In the 13 previous seasons, no team had won by more than 5.95 (Tatiana Navka and Roman Kostomarov of Russia in 2005).

Ice dance had been blessed with compelling rivalries from 2010 through 2018: Virtue/Moir vs. Papadakis/Cizeron, Virtue/Moir vs. Meryl Davis and Charlie White of the U.S. Now the French are unrivalled, competing only against themselves and abstract ideas of brilliance. So far, they haven’t been slowed down by having to play a solo game of “Can you top this?”

6. The most anticipated figure skating event in the United States next season is the Aug. 28-31 Junior Grand Prix stop in Lake Placid, N.Y.

That is where reigning U.S. senior champion Alysa Liu, 13 (until Aug. 8) and ineligible for senior international competition until the 2021-22 season, will likely debut in a consequential junior international junior event. (She could be in a lesser event before that.) Liu, who hit three triple Axels at nationals, may have added a quad by Lake Placid. She tried two unsuccessfully in last season’s U.S. Regionals.

7. The quad wave is about to sweep into senior women’s competition.

Russians Anna Shcherbakova (quad Lutz) and Alexandra Trusova (quad Lutz, quad toe, quad Salchow) who finished 1-2 in seniors at this season’s Russian Championships and 2-1 at the World Junior Championships, are the headliners. They join Kazakh Elizabet Tursynbaeva, whose quad Salchow at worlds made her the first woman to land a quad in a senior event.

8. Ting Cui, 16, looks ready to take one of the two U.S. singles spots at next year’s senior worlds.

Cui, 2019 junior world bronze medalist and fifth at senior nationals (third in the free skate), has a good chance to bump either Mariah Bell or Bradie Tennell, more likely the former. Bell has finished an unremarkable ninth, 12th, and 12th in the last three worlds. After underwhelming performances much of this season, 2018 U.S. champion Tennell (seventh and sixth) in the last two worlds, ended with the best free skate of her career at the World Team Trophy.

9. Rika Kihira rose and fell (literally) on the success of her triple Axel.

The jump carried her past Zagitova to win the Grand Prix title. Then it cost her a chance at the world title after Kihira popped (singled) the jump in the short program.

Kihira’s season triple Axel tally, in ISU or national championship events: 13 clean in 23 attempts (56.5 percent), with five falls, three pops, one downgrade and one double.

10. Yevgenia Medvedeva showed she deserved her spot at worlds. So did Elizaveta Tuktamysheva, who did not get one.

Sofia Samodurova’s surprising win at the European Championships and the illness that sidelined Tuktamysheva at her nationals left the Russian federation in a quandary.

They couldn’t keep the European champion off the team. And they wanted to include Medvedeva, no matter that she had struggled – but slowly improved – all season after leaving Russia to train in Canada with Brian Orser. And hadn’t Tuktamysheva been an also-ran for the three seasons after her 2015 world title, no matter that she won two Grand Prix events and a bronze at the Grand Prix Final this season?

Medvedeva skated well enough at worlds to win a bronze medal when Kihira and Sakamoto made big mistakes.

Tuktamysheva went to the World Team Trophy and was outstanding in winning the free skate and finishing second in the short program. She did a massive, effortless triple Axel in each program, having regained full command of a jump she added to her arsenal in 2015 but could not land cleanly the next three seasons.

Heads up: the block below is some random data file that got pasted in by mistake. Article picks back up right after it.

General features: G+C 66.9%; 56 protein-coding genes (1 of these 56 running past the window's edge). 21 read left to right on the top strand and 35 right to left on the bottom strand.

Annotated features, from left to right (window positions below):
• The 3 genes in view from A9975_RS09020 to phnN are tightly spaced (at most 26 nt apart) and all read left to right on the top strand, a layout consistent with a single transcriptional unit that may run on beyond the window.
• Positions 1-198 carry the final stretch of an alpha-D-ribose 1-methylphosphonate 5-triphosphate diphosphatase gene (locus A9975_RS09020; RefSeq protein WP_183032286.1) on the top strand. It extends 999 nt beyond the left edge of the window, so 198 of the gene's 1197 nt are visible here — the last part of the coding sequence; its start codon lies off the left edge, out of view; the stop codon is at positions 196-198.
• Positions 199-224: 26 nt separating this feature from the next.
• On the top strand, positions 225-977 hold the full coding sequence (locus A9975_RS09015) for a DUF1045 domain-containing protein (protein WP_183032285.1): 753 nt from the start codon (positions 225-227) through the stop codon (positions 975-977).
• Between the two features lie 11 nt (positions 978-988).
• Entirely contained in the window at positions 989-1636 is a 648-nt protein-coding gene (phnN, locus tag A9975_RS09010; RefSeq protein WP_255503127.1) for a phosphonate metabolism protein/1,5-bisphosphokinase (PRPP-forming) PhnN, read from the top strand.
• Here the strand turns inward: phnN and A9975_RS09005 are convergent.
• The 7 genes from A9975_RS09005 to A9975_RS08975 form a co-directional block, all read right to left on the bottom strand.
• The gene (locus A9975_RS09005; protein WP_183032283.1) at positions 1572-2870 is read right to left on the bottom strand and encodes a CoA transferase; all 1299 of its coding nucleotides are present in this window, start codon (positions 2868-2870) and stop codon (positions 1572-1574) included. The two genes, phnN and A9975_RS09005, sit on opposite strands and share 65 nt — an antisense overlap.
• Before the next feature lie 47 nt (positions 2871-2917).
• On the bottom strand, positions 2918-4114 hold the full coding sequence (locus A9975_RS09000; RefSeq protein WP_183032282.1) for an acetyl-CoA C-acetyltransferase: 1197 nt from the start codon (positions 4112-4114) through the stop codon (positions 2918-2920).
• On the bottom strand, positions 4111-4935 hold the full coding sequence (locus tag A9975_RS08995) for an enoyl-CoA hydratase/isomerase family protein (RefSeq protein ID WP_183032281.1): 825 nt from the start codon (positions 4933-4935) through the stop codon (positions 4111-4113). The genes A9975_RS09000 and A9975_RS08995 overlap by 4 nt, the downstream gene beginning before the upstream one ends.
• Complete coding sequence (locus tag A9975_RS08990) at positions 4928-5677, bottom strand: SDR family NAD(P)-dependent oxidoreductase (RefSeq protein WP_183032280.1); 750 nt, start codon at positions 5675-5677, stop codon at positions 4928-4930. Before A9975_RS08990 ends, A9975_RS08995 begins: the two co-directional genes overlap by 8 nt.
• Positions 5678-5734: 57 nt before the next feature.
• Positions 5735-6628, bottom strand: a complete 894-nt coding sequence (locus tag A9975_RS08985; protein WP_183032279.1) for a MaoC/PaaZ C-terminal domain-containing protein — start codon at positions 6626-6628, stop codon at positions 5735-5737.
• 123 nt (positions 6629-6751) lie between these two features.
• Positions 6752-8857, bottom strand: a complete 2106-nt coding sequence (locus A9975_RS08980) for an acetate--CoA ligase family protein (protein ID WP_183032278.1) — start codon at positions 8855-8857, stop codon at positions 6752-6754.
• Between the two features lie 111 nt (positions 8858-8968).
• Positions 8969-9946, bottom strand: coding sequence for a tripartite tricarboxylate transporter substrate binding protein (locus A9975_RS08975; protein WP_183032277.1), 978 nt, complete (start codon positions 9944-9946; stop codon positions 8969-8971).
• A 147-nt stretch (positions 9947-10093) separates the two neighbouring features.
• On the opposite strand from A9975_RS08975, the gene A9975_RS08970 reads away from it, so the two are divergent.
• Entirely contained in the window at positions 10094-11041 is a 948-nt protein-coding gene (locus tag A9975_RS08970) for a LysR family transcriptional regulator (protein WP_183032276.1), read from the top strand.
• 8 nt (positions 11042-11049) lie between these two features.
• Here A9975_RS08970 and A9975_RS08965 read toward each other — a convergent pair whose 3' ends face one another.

Beyond that, Tuktamysheva at age 22 became a presence: she developed a funny, outgoing persona on social media, pushed the limits with a sexy “striptease” in her exhibition program – and accepted her worlds snub with grace.

11. It’s great that French pair Vanessa James and Morgan Cipres have decided to keep competing.

They began 2018-19 uncertain about their future beyond the season, then reached heights they never imagined possible a few years ago, coming into worlds as the undefeated European and Grand Prix Final champions. That worlds was their one poor competition of the season, leaving them fifth, undoubtedly was a motivation to continue.

James and Cipres finished with a stunning free skate at World Team Trophy, showing flawless unison on their big tricks.

It would be a real treat to see what the judges do if they and the sparkling Chinese world champions, Sui Wenjing and Han Cong, both skate cleanly in the same competition next season.

12. Canada went without a world medal for the first time since 2004**.

Its best finish at the 2019 worlds was fifth in dance.

Its top woman’s singles finish, 11th by Gabrielle Daleman, was the lowest since Alaine Chartrand was 11th in 2015. And, according to Skate Canada, its top men’s finish, 15th by Keegan Messing, was its lowest ever (the previous low was 13th by Kevin Pockar in 1979.)

So why the asterisks**?

The gold and bronze medalists in ice dance, from France and the USA, are coached by Canadians Marie-France Dubreuil and Patrice Lauzon in Montreal.

Montreal is also the site of the 2020 worlds, but Canada’s medal chances don’t look much better even on home ice. It earned just one 2020 worlds spot in men’s singles and barely got two in women’s singles.

13. Yuzuru Hanyu’s desire to push the technical envelope, admirable as it is, may shorten one of the greatest careers in the history of skating.

The Japanese superstar was out of competition for three months in both the last two seasons, missing two Grand Prix Finals and Japanese Championships, after injuring his right ankle while attempting quad Lutz (November 2017) and quad loop jumps (November 2018).